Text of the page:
Music News

The Riot Act's Christian Clarke: Guitar Heroes of South Florida

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Tell me the story about your Fender Bassman.

I bought a '61 Bassman in college for $500 and let my brother borrow it when he moved to LA, and it got stolen. So, cut 2 years later, he replaced it for me -- finally bought me one -- it's a '62, and I can't remember what shop he bought it from, but he bought it for my birthday and since then, it's like the magical sound. That and just about any guitar -- turn it up and go!

Then I found the Tremolux and other shit, and Billy Gibbons just justified my belief in the blonde and oxblood amp combination because he was saying that that's like his favorite amp, too. I guess he's got a bunch of those oxblood Tremoluxes!

Can you explain the magic of vintage equipment to people that might think a guitar is just a guitar and an amp is just an amp?

Well, a couple of things: From an economic standpoint, they will never lose value. They will never ever be worth less than what you paid for it. Ebay is not necessarily the best indicator of what the value is for something because some rich slob could just want that amp or guitar right now and pay whatever, and people see that some guy paid $10,000 for something and think that whatever they have in their closet is worth ten grand, and it's not.

Really, not so much amps. The guitars... It's just the feel and the sound. People think that it's old wood or it's the old pickups. I don't know if it's a combination of both -- but, you just can't replicate that old sound, especially from those old P-90s -- modern ones just do not sound like that. Despite what all the boutique pickup dudes saying that they have found a way to replicate that sound; they haven't! I don't know if it's because the pickup, or the wood, or the thin layer of nitro on there...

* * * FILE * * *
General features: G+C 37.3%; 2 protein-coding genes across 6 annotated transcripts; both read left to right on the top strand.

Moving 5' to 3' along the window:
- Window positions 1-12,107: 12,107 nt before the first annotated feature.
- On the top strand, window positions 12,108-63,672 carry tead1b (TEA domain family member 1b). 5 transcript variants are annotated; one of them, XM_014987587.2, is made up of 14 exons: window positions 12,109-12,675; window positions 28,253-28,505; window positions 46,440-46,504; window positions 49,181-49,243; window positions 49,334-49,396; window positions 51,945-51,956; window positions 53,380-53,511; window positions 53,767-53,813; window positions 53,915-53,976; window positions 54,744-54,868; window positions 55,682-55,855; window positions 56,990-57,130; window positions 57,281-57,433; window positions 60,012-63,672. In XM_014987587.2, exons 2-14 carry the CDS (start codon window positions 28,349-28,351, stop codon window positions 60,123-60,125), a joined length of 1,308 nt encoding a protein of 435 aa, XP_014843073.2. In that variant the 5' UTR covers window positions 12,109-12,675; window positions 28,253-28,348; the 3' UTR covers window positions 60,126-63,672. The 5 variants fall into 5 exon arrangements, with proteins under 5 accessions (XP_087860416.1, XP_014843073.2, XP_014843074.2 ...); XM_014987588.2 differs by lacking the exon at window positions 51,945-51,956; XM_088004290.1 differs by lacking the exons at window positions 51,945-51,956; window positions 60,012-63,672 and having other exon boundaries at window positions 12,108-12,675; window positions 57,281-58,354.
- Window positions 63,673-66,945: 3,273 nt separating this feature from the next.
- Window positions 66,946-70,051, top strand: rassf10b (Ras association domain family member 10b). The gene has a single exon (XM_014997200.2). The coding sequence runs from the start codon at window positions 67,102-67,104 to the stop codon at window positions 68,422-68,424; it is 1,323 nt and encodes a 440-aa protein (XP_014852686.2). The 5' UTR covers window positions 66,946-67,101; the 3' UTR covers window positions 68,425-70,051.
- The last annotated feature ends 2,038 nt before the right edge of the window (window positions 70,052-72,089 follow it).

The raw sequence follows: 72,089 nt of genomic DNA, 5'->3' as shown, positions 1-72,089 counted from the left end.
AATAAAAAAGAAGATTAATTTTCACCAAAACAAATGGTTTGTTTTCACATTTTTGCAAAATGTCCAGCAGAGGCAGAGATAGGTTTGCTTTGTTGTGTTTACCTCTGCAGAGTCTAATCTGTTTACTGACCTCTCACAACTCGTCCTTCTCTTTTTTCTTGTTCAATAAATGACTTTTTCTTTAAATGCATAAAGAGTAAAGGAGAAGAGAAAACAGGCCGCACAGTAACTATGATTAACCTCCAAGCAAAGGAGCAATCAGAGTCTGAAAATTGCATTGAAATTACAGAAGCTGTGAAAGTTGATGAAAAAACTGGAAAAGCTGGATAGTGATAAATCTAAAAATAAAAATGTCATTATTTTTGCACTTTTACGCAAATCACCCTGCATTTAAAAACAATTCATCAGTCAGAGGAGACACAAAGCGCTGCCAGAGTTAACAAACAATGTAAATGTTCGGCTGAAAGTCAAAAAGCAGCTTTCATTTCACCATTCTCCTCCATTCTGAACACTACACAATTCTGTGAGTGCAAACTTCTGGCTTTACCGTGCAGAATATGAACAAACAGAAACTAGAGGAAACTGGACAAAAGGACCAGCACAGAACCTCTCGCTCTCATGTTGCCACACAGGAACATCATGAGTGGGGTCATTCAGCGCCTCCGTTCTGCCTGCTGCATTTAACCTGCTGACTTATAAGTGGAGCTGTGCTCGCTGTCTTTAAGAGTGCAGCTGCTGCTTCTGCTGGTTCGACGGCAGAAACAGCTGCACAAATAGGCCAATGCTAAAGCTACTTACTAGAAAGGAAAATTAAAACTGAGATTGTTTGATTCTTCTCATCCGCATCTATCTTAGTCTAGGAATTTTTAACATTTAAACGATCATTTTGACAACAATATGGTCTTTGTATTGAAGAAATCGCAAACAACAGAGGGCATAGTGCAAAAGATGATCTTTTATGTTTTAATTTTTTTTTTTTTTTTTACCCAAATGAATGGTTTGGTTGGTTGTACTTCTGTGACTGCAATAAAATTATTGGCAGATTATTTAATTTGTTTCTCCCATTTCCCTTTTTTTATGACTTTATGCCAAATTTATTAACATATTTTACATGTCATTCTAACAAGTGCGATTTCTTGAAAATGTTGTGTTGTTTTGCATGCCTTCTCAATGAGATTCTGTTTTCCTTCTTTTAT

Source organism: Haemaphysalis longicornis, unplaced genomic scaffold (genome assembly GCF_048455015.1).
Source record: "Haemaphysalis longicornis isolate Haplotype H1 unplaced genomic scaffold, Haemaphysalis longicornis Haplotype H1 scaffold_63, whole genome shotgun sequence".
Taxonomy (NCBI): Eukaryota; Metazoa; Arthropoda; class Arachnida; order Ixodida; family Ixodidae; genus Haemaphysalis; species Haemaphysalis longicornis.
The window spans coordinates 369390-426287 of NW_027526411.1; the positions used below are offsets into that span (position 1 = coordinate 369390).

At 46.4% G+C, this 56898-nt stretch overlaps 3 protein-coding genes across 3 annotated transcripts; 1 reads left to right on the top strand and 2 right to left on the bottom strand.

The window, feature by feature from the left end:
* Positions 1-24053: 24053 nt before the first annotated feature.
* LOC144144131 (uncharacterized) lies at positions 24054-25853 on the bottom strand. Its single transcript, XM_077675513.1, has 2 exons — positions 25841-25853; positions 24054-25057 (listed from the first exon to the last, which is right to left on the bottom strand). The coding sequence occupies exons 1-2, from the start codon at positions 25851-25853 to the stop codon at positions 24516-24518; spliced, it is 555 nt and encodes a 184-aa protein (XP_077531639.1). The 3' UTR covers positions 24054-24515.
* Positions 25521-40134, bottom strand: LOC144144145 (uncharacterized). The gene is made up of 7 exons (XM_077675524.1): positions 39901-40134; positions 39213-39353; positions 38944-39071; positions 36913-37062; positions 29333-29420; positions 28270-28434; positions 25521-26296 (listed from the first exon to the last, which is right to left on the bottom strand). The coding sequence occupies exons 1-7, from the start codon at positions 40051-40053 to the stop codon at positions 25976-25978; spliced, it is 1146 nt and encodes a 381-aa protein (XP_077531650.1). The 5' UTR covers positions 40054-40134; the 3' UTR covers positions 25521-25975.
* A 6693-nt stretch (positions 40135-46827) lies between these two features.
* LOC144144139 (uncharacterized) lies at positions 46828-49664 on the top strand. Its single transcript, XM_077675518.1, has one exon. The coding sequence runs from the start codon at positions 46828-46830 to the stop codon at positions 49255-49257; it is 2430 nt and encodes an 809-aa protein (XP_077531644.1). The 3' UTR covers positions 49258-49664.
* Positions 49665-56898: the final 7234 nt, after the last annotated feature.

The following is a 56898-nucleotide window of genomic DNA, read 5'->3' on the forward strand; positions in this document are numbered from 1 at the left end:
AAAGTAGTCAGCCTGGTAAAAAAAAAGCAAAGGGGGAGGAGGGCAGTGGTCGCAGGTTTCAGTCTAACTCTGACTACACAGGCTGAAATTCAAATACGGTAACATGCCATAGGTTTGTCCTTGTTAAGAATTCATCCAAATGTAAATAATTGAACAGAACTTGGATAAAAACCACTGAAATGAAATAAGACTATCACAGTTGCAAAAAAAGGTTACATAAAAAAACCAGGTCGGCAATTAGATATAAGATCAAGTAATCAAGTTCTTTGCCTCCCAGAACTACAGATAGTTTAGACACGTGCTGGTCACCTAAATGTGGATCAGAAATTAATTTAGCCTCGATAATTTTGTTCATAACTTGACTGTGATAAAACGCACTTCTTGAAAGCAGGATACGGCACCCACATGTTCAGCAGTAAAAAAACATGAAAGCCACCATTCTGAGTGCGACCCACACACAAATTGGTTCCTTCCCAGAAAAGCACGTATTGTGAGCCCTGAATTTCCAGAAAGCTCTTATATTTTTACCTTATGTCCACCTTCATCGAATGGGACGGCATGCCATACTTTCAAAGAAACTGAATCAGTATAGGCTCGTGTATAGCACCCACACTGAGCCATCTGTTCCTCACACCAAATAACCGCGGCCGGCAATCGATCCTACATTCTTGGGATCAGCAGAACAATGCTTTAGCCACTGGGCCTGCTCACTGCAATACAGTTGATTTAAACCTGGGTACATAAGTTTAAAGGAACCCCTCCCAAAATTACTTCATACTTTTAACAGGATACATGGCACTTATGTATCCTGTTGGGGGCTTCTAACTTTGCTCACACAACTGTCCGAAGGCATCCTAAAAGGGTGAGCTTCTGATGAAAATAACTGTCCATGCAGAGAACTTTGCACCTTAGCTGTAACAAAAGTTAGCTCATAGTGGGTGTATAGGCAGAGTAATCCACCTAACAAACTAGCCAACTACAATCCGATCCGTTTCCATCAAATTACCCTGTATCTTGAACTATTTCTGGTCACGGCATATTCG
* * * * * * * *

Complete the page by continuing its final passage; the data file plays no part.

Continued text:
...It's just a magical thing.

It is! But, for me, because I'm running my shit through the same setup on the floor, it's more about the feel of it. You just can't replicate that feel: The feel of the neck, the strumming wear on the pickgaurds or on the body itself, it's all that shit!

Who would you cite as your top influences as a guitarist?

Oh man... That's hard! It changes. Right now, Josh Homme is my man! He's got that like Jimmy Vaughan way of exaggerated finger release and I think that plays into it.

Nick Curran was someone that was real special. He took a lot of that blues flavor and mixed it with some Angus Young and punk shit, and he just came away with the jump blues style that was just so electric, it was like he was coming out of his shoes.

People that create energy are really attractive to me. I think that's what I loved about Stevie Ray Vaughan so much as a kid. Even though I haven't listened to any of his shit in a really really long time in-depth, that was what really attracted me: His energy playing. It was just like it was coming through him and he couldn't help it... He just could not fucking help it.

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David Von Bader